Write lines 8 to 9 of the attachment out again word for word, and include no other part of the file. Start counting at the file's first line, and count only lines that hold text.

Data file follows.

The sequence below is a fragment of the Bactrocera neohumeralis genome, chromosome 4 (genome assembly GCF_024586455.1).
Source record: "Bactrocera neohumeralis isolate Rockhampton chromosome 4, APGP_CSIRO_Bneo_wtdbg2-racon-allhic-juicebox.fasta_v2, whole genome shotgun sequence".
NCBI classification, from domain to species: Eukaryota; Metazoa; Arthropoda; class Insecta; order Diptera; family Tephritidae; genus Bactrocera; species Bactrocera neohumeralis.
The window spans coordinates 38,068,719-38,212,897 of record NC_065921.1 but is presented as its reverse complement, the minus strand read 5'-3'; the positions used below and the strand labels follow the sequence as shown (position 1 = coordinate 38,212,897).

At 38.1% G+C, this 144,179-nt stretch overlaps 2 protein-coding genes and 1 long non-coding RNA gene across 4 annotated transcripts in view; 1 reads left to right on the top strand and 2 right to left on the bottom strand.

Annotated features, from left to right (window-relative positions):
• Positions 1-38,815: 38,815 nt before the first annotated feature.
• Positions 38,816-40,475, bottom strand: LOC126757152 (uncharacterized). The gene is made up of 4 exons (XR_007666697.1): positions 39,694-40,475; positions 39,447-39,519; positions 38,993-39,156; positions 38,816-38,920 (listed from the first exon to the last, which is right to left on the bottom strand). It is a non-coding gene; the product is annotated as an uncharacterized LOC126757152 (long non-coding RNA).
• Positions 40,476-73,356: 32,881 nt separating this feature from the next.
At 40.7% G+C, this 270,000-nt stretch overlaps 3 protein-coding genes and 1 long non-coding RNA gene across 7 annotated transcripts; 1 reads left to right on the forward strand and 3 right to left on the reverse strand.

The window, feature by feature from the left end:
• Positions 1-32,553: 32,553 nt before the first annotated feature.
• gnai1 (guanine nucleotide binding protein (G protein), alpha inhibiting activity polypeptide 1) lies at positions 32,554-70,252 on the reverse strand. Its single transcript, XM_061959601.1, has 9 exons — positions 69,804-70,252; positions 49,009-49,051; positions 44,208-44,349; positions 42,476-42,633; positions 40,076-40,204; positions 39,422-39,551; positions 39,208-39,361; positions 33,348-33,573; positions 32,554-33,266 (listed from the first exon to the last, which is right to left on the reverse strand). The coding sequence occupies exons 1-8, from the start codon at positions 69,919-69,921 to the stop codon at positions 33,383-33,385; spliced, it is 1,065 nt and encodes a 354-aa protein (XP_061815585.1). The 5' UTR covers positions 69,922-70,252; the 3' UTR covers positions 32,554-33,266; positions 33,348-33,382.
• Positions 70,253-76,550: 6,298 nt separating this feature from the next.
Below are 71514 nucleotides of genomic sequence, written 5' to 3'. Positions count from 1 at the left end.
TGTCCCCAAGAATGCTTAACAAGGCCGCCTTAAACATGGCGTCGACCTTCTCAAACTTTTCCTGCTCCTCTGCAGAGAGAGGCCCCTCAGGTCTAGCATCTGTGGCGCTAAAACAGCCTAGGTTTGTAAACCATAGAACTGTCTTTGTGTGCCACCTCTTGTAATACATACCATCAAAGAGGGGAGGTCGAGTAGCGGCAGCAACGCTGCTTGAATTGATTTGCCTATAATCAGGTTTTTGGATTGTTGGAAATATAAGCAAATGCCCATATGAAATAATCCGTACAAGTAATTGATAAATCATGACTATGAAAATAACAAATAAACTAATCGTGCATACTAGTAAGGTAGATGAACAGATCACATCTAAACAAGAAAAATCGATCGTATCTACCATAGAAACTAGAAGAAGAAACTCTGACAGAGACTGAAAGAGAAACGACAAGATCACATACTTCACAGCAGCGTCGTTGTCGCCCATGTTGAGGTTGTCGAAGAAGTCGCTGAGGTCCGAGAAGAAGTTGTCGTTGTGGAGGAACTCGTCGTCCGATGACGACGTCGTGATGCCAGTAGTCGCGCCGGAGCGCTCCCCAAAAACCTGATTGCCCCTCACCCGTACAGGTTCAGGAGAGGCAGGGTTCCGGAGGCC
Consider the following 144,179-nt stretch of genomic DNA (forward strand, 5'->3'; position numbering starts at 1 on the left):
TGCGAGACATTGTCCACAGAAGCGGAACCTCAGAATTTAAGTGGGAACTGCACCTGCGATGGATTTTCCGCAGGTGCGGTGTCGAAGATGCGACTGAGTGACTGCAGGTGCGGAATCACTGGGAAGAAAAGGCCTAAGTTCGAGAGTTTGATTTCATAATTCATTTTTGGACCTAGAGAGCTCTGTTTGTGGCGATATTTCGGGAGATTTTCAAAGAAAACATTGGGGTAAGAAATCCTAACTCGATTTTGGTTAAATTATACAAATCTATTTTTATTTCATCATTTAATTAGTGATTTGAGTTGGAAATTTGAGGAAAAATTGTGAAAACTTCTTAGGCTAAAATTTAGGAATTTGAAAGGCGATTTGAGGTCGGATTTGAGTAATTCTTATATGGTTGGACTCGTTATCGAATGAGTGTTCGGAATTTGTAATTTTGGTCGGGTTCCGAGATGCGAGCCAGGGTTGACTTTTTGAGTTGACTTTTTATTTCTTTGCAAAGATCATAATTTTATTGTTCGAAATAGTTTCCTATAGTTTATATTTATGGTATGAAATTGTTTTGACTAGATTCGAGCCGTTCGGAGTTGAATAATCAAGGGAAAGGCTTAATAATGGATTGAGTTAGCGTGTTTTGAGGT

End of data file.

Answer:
• Positions 38,816-40,475, bottom strand: LOC126757152 (uncharacterized). The gene is made up of 4 exons (XR_007666697.1): positions 39,694-40,475; positions 39,447-39,519; positions 38,993-39,156; positions 38,816-38,920 (listed from the first exon to the last, which is right to left on the bottom strand). It is a non-coding gene; the product is annotated as an uncharacterized LOC126757152 (long non-coding RNA).
• Positions 40,476-73,356: 32,881 nt separating this feature from the next.